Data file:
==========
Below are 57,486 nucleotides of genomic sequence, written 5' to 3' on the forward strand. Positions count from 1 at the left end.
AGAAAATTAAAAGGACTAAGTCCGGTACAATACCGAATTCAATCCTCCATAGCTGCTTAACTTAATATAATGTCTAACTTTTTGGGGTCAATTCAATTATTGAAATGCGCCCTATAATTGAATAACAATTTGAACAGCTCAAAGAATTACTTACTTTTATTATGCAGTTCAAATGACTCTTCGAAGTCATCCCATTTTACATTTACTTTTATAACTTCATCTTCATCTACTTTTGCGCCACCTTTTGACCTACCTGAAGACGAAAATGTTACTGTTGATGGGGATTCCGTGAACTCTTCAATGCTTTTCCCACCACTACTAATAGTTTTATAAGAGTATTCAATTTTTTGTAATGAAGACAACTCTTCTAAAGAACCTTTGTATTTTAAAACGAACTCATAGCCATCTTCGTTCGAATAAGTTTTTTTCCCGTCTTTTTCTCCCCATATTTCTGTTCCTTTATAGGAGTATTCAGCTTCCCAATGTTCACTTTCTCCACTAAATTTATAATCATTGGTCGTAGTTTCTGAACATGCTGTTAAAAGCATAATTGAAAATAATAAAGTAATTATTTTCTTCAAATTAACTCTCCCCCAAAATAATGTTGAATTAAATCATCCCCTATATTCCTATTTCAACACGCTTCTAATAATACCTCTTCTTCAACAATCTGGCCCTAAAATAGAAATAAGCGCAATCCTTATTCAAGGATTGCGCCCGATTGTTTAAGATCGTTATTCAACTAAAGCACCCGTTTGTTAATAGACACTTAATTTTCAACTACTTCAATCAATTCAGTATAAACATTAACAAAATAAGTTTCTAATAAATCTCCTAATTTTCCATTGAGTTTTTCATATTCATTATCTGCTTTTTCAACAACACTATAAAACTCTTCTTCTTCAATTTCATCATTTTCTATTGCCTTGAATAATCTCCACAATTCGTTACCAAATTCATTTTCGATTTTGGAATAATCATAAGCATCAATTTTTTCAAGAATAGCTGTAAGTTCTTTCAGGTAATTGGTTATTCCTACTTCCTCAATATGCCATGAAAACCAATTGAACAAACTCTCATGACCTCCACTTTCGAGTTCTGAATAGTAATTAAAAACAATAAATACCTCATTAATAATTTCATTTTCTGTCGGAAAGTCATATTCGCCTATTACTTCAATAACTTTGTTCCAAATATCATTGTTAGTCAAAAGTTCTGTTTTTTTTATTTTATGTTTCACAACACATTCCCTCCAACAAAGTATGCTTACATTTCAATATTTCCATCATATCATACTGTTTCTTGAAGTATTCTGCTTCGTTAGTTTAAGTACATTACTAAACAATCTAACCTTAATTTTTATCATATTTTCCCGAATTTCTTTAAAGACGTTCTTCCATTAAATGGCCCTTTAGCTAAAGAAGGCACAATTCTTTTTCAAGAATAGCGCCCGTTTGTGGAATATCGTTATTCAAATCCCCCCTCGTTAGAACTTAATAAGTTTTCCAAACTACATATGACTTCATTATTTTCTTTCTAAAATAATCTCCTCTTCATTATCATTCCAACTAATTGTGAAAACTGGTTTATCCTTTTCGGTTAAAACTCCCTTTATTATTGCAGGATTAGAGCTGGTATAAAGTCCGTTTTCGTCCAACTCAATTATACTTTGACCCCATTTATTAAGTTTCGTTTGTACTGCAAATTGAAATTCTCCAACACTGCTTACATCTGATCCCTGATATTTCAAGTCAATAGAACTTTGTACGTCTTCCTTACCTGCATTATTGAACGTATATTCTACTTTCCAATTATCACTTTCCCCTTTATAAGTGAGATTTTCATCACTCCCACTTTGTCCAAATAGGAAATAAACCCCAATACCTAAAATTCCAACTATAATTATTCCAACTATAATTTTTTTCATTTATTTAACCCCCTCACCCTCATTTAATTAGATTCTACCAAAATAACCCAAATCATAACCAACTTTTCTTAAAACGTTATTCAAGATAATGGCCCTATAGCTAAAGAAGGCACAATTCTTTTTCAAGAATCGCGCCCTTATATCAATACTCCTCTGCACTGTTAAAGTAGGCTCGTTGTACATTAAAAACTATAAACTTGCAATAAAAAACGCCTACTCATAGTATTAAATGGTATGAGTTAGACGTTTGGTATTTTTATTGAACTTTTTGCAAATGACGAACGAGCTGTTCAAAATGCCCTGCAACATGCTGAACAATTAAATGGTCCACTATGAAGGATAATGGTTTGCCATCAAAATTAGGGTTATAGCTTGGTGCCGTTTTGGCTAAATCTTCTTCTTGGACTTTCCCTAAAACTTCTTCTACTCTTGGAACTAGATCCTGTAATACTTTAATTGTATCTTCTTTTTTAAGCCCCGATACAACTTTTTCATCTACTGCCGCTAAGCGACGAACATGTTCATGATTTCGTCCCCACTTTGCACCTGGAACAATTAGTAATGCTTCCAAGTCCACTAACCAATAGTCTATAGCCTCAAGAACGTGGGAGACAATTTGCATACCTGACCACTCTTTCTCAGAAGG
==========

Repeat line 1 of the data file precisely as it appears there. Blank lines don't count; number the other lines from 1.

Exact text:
Below are 57,486 nucleotides of genomic sequence, written 5' to 3' on the forward strand. Positions count from 1 at the left end.